Wednesday, September 9

A Year (or Two) in Kenya: Orphans with families

Working at an orphanage is demanding. Seeing to the children's health, safety, education, happiness engrosses you, sometimes to the point that you forget why you're doing it. During the past school holiday, we allowed many of the children to return to Pokot, a chance to get away from the city and return to their tribal culture. About a week and a half ago, we visited the villages to pick the children up, and a mother refused to return one of them, a pre-schooler, to us. My hackles went straight up. She hadn't been able to provide for him and given him up to us. He was our kid now. She had no right to him.

We informed the founder of the Foundation of this the next day. She was glad. It was a much needed cold splash to the face. The boy shouldn't be in an institution. He should be with his family.

I hate my job. Absolutely abhor it. It's not the long hours or the dulling government paperwork. It's not even the children who decide that the best possible time to break the rules is after midnight. It's that my job exists at all.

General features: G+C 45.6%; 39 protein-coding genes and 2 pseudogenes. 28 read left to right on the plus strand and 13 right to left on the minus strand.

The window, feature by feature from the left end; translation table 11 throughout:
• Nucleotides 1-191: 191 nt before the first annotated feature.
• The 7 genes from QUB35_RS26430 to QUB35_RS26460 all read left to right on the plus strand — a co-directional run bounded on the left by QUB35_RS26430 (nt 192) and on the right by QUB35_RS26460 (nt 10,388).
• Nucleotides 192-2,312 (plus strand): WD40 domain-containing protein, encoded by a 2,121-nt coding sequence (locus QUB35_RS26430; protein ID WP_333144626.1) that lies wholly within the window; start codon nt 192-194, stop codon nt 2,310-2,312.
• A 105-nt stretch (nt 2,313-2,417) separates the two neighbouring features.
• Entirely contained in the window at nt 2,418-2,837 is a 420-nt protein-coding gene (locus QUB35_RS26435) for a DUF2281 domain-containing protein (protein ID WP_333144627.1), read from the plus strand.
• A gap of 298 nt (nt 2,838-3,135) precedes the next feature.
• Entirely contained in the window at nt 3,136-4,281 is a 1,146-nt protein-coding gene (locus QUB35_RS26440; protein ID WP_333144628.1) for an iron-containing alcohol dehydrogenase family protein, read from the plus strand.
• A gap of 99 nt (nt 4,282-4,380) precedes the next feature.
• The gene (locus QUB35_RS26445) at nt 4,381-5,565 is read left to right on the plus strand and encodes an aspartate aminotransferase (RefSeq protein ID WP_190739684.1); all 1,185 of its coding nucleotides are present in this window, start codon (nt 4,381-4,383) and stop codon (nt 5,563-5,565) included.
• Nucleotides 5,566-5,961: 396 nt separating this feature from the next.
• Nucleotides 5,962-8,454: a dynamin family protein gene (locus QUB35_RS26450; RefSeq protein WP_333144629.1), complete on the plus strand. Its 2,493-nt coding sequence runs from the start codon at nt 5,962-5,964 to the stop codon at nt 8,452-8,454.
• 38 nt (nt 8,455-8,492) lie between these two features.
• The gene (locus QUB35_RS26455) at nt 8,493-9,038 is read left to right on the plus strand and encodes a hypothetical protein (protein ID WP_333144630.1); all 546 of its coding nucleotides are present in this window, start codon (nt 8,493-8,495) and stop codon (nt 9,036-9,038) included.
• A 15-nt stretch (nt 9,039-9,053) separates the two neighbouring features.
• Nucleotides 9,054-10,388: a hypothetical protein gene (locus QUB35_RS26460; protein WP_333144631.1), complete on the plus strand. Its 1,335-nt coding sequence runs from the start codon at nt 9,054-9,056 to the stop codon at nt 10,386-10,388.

I'll let you in on a secret. Despite the title of orphanage, the vast majority of the children who live here have living parents. No more than ten have no parents whatsoever, and they still have other relations that would be willing to take care of them. The children should be with their families, immediate or distant, and not in an institution with a hundred others where they can't get the particular attention and all the care that they need. But they can't because their families are subsistence farmers in a drought-stricken land, because the nation lacks a strong economy with jobs for the educated, because the government is too corrupt to protect water sources, much less provide adequate social services.

We and the center are only here because things are wrong with the world. If everything were right, we wouldn't be necessary. We should dream for that world.

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